I’ve been researching treatment harms for 3 decades and founded in 2012, now an important site for people to report these harms. They’ve been reporting in their thousands often in personal accounts that feature health service gaslighting. During these years, our treatments have become a leading cause of mortality and morbidity, the time it takes to recognize harms has been getting longer, and our medication burdens heavier. We have a health crisis that parallels the climate crisis. Both Green parties and Greta Thunberg’s generation are turning a blind eye to the health chemicals central to this. We need to understand what is going wrong and turn it around.   

David's book list on how medicine should be

Discover why each book is one of David's favorite books.

Why did David love this book?

Modern medicine has dramatically extended life expectancies. But as our life spans extend, our fear of death grows. As our hope of living a long life and seeing our children survive grew, we became more rather than less anxious about losing out. We might have expected the opposite. Aries vividly illustrates how people viewed death as a part of life before the nineteenth century and how they reconciled themselves to it. He picks out 1886 as the point where Tolstoy in The Death of Ivan Illych recognized that medical advances were creating anxiety rather than hope. This book may make you less fearful of death. It will ask you whether you can now achieve serenity half as well as those before us did and whether medicine is bad for our sanity? 

By Philippe Aries,

Why should I read it?

1 author picked The Hour of Our Death as one of their favorite books, and they share why you should read it.

What is this book about?

An “absolutely magnificent” book (The New Republic)—the fruit of almost two decades of study—that traces the changes in Western attitudes toward death and dying from the earliest Christian times to the present day.

A truly landmark study, The Hour of Our Death reveals a pattern of gradually developing evolutionary stages in our perceptions of life in relation to death, each stage representing a virtual redefinition of human nature.

Starting at the very foundations of Western culture, the eminent historian Phillipe Ariès shows how, from Graeco-Roman times through the first ten centuries of the Common Era, death was too common to…

Book cover of The Power of Energy Medicine: Your Natural Prescription for Resilient Health

Lauren Walker Author Of The Energy to Heal: Find Lasting Freedom From Stress and Trauma Through Energy Medicine Yoga

From the list on understanding what energy is and how to use it.

Who am I?

I remember being a kid and wanting to know everything about everything. After I’d been teaching yoga for several years, and finding myself struggling with stress and trauma that the yoga wasn’t helping, I really started to dive into the world of Energy. That world is fascinating, endless, and powerful. And the more I study and learn, the better my life gets. I’ve created my own teaching methodology from all the studies I’ve done and helped thousands of people find their own inner strength and healing. I love learning how other people overcame their struggles and how at the root, we basically all want to help each other! That's the kind of world I aspire to.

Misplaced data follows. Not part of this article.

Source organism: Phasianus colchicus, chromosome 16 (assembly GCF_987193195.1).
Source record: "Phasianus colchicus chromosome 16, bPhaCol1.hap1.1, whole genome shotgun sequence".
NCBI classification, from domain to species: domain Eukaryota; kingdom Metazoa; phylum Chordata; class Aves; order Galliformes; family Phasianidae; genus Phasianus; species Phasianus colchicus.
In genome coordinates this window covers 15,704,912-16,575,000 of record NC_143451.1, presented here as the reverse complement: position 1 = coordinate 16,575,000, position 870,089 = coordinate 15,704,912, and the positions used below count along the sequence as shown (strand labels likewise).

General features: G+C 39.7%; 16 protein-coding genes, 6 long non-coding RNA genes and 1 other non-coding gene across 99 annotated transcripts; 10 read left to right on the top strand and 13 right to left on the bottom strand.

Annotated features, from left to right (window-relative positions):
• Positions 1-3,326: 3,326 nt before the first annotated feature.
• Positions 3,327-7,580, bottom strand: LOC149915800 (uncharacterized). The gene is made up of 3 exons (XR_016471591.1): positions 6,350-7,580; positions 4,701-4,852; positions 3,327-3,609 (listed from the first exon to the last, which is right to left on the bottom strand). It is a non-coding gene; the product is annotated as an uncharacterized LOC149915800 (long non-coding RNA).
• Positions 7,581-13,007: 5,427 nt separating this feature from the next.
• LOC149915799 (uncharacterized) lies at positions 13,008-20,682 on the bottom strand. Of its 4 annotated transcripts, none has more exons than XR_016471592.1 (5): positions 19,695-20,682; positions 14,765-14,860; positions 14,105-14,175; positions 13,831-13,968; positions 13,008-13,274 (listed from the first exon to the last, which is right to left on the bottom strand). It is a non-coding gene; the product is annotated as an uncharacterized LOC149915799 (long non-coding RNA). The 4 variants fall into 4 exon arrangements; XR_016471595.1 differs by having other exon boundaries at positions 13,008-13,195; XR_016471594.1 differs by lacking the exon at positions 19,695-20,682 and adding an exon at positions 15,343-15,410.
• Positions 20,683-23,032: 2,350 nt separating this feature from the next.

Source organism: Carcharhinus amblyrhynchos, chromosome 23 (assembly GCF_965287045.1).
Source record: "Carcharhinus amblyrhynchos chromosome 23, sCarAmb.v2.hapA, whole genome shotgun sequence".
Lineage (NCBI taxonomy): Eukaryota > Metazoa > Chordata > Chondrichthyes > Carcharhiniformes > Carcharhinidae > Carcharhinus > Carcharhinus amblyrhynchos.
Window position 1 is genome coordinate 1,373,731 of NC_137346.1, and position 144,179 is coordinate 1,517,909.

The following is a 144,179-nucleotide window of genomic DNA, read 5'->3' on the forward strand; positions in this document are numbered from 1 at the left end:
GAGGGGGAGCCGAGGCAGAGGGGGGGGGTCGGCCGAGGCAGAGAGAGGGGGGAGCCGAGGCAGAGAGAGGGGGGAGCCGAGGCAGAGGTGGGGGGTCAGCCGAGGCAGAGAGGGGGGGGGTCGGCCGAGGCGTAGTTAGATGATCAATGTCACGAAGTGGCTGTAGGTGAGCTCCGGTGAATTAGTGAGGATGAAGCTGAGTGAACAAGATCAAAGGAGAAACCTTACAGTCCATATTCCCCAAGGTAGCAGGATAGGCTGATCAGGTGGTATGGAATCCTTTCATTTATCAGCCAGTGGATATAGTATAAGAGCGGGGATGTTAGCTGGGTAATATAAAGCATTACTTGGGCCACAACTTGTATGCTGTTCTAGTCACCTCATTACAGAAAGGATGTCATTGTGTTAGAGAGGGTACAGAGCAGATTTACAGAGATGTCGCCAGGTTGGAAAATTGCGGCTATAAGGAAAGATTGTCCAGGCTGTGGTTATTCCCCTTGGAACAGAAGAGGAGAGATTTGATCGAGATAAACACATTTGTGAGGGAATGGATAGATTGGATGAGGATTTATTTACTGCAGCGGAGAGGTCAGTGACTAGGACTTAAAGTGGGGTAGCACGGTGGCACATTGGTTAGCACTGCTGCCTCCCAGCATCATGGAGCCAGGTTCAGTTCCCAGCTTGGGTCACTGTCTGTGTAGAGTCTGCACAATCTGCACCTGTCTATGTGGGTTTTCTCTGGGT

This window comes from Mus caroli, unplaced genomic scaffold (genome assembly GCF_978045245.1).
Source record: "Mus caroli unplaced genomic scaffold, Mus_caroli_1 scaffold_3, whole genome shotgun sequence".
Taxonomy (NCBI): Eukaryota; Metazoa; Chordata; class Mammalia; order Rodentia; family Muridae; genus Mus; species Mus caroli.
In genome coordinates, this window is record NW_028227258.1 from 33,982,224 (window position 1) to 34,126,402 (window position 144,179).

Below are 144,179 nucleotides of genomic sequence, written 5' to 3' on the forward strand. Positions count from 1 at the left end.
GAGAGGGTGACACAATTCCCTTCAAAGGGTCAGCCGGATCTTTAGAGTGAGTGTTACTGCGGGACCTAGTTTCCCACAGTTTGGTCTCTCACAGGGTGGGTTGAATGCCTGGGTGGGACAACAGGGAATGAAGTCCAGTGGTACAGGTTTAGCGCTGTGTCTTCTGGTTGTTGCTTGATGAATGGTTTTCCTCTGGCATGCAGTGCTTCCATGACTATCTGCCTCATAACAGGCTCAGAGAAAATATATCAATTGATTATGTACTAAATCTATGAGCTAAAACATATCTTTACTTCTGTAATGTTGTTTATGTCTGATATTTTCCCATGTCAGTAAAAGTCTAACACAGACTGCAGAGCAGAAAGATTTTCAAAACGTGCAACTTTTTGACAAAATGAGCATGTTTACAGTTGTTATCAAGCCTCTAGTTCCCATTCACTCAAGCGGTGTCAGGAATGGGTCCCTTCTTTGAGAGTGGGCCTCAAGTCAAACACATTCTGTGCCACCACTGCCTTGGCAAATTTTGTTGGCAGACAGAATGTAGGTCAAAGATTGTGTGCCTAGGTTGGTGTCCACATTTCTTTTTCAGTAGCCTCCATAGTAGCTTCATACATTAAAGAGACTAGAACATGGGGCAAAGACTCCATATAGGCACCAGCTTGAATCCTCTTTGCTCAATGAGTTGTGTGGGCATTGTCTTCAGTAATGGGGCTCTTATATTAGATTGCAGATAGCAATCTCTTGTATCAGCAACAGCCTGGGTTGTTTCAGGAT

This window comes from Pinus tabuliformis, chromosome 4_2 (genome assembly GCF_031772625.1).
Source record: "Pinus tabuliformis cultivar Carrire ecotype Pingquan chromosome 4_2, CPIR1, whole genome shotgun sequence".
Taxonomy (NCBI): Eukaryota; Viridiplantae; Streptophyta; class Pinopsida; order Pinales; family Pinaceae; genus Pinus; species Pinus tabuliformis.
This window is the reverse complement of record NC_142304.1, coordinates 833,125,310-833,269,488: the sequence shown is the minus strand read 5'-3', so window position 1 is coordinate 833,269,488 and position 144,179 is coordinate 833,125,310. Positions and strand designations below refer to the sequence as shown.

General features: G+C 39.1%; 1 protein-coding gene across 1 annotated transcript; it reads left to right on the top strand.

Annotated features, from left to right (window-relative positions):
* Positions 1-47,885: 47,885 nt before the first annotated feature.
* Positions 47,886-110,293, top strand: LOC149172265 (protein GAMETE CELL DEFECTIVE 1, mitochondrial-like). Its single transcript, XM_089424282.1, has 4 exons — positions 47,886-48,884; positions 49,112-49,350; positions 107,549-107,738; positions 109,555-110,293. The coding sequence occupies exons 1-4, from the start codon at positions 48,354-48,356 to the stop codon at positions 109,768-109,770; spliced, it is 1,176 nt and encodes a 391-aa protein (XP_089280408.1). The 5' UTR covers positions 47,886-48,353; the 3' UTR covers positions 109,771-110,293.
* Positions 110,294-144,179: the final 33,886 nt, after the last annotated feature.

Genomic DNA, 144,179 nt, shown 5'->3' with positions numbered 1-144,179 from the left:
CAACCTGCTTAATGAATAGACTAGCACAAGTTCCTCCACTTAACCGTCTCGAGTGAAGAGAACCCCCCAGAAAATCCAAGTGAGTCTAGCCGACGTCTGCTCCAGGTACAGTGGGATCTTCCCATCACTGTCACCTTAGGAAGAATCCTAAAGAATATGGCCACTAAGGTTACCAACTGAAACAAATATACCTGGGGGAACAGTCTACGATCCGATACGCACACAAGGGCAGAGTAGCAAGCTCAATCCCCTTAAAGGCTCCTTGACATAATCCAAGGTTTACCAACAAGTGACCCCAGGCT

Lauren's book list on understanding what energy is and how to use it

Discover why each book is one of Lauren's favorite books.

Why did Lauren love this book?

I absolutely love this book. When I first picked it up, I’ll admit, I was skeptical. I know a lot about Energy Medicine, and I wasn’t sure what new information I’d learn. It turned out to be one of those books that you cannot put down. The author has an engaging and friendly voice, while also being an astute authority on her topic. Her stories draw you in and open your mind to the possibilities that there is so much more that we don’t know about how the body/mind/spirit works. But this book also allows you to experience her process and get a taste of the power you hold within yourself to accelerate healing.  

By Hilary Crowley,

Why should I read it?

1 author picked The Power of Energy Medicine as one of their favorite books, and they share why you should read it.

What is this book about?

Learn how to connect to your own good medicine and discover the powerful energy healing that will bring authentic wellness, health, hope, and joy into your life.

Hilary Crowley is the resident energy healer at a general family medical center in Portsmouth, New Hampshire. Working alongside surgeons, physicians, nurses, and holistic practitioners, she uses energy medicine modalities and hands-on techniques to facilitate her clients' healing. In this book, Hilary sheds light on questions surrounding energy medicine by sharing stories from cases including cancer battles, suicide attempts, and chronic pain. She shares how to find healing through the good medicines in…


By Deepak Chopra,

Book cover of Synchrodestiny : Harnessing the Infinite Power of Coincidence to Create Miracles

Allan Combs Author Of Synchronicity: Through the Eyes of Science, Myth, and the Trickster

From the list on synchronicity and the power of the unconscious.

Who am I?